Fauna Bio partners with UW Oshkosh in the search for new therapies

The collaboration aims to translate disease resistance strategies found in the animal kingdom into new treatments for human diseases.

Fauna Bio, a pioneering biotechnology company in the fields of comparative, computational and translational genomics, announces a partnership with the University of Wisconsin OshKosh to accelerate the translation of human therapeutic strategies and diseases discovered through mammalian extreme adaptation research.

Longevity.Technology: Thanks to this collaboration, Fauna Bio has provided a $500,000 a sponsorship that increases UW Oshkosh’s capacity for biomedical collaborations and helps establish the University as a destination for researchers who study emerging animal models and develop systems to streamline translation into therapeutics.

“This partnership will advance the work already done at UWO. This is an opportunity for our faculty to consolidate its leadership position in this area and expand our educational opportunities for students,” said Professor John KockerPhD, Provost and Vice Chancellor at UW Oshkosh [1].

“It is well recognized that research-based therapeutic discovery approaches using traditional animal models, including mice and rats, often fail because these animals do not accurately recapitulate human disease states. But there is enormous potential in studying animal models with natural disease resistance as an alternative strategy to finding treatments,” said Benjamin SajdakPhD, Director of Emerging Animal Models at Fauna Bio and Assistant Professor of Biology at UWO.

“These efforts are historically undersupported and underfunded despite the increase in genomes and technologies available to support translational science in a wide range of organisms. This partnership will create new educational opportunities to encourage the next generation of scientists in the field of regeneration and disease resistance, from local science seminars to research and biotechnology internships for students. [1].”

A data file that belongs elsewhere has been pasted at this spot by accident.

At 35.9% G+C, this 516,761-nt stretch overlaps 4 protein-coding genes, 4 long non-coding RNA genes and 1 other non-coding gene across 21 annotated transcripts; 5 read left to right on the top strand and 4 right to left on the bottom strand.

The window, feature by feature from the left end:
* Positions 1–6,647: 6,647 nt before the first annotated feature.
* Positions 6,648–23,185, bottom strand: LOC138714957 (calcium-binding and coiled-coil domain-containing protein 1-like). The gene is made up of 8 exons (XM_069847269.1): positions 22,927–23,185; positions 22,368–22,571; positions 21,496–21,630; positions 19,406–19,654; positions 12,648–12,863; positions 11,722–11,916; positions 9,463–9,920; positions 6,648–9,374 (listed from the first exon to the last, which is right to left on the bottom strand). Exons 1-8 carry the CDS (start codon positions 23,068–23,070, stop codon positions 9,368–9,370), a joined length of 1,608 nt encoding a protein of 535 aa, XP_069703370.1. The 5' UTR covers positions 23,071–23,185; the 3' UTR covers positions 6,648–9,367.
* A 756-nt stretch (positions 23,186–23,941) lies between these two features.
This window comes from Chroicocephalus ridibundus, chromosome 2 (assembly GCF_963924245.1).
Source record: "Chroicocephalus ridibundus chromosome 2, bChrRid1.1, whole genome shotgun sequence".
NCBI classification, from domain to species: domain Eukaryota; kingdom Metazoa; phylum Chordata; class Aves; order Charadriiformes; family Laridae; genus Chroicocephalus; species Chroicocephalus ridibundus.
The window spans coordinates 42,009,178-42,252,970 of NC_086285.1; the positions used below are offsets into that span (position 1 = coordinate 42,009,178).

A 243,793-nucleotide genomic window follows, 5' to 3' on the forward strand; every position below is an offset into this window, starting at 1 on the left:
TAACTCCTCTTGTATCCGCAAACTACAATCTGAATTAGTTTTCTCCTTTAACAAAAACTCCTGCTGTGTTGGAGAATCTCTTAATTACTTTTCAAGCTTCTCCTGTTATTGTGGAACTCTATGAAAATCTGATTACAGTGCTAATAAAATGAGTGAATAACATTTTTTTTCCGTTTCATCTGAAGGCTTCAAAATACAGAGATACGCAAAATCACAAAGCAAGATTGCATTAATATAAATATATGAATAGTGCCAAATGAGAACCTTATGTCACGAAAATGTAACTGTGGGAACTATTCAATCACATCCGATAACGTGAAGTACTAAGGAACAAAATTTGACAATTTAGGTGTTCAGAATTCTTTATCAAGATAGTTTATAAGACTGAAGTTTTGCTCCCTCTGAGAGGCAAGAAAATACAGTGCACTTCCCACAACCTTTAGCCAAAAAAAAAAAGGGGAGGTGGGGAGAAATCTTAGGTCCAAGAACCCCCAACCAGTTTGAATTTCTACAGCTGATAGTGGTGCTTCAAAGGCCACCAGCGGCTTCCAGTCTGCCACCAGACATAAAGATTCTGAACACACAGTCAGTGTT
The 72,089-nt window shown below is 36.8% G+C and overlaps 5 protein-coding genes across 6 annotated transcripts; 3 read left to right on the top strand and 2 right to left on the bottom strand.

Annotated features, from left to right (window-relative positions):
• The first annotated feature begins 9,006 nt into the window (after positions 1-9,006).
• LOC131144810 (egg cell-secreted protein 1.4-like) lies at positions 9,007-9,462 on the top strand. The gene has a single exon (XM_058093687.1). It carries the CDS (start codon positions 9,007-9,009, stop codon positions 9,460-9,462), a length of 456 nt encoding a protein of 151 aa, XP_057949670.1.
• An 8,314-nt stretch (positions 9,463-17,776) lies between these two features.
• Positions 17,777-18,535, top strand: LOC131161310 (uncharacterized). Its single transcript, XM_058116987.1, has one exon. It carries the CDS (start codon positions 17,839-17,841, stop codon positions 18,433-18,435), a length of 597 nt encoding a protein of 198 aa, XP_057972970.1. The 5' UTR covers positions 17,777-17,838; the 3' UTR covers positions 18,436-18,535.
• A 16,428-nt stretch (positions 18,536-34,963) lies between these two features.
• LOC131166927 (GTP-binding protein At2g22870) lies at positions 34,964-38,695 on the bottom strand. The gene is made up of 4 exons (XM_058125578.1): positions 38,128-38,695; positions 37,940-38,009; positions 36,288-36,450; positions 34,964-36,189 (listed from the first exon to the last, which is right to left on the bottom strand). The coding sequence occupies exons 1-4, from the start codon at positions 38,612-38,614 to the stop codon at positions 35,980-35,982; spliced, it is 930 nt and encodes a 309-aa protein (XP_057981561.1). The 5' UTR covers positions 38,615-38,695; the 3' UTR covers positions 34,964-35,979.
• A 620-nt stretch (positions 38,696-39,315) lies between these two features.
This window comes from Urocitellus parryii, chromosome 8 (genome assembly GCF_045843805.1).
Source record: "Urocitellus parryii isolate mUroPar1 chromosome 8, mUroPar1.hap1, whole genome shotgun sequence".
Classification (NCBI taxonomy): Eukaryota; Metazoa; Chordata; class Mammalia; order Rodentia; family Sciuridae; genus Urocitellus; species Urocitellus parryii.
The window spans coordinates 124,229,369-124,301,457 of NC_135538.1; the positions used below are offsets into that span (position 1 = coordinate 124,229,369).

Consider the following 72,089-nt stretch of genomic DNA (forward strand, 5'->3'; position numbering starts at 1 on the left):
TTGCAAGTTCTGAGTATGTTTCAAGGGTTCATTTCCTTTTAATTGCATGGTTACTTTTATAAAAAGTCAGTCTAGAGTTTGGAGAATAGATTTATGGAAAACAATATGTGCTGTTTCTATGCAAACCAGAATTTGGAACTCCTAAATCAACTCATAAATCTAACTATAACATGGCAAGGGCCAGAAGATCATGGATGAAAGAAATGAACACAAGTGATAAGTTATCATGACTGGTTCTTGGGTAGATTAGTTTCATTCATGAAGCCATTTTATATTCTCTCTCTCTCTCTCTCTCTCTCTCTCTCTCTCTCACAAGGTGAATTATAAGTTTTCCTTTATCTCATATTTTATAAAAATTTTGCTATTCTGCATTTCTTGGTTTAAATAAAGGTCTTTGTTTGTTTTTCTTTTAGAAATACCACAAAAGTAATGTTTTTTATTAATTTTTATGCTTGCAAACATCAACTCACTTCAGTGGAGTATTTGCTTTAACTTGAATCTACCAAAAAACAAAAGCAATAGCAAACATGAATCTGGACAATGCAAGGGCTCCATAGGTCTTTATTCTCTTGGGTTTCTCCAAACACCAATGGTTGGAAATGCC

Fauna Bio and UWO have developed core expertise in the 13-lined ground squirrel (13-LGS), a mammal with remarkable resistance to health problems that plague humans. 13-LGS hibernates annually for about six months during the fall and winter months. In preparation for hibernation, 13-LGS will approximately double its weight in the summer, but despite very fatty, low-flow blood, squirrels can survive multiple heart attacks and strokes. Researchers from both institutions have made important contributions to the fields of genomics, biology and neuroscience by studying this natural phenomenon in 13-LGS.

The planned work will support, develop, and grow the current UWO 13-LGS colony while pursuing a mutual interest in identifying protective mammalian genes that allow 13-LGS to ward off health problems during litter. 'hibernation.
Fauna co-founders Katie Grabek, Ashley Zehnder and Linda Goodman.

The planned work will support, develop, and grow the current UWO 13-LGS colony while pursuing a mutual interest in identifying protective mammalian genes that allow 13-LGS to ward off health problems during litter. ‘hibernation. The UWO will retain ownership of 13-LGS. The Fauna Bio pipeline aims to discover these genes and develop treatments that can have a strong protective effect on human disease states.

“With the ability to prospectively design studies and collect samples at specific physiological time points, the collaboration with UWO will enrich and enhance our own internal biobank datasets and will undoubtedly lead to new insights into the how species like the 13-lined ground squirrel resist. develop human pathologies. This will help us develop more therapeutic programs and ultimately treat human diseases,” said Catherine Grabekscientific director of Fauna Bio [1].

Neurophysiologist Dana Merriman started the UWO 13-line ground squirrel breeding colony in 2003 to support her research on the visual system. She is the only scientist who has successfully bred and bred 13-LGS in captivity.

Merriman retired in June 2021 but continues to work at UWO on research funded and contracted by the National Institutes of Health. His main involvement with Fauna Bio will be recruiting other UWO faculty and students for the project and working to optimize operations and detail written protocols for raising the colony. She said the collaboration with Fauna Bio provides UWO with global exposure and the ability to connect with scientists around the world.

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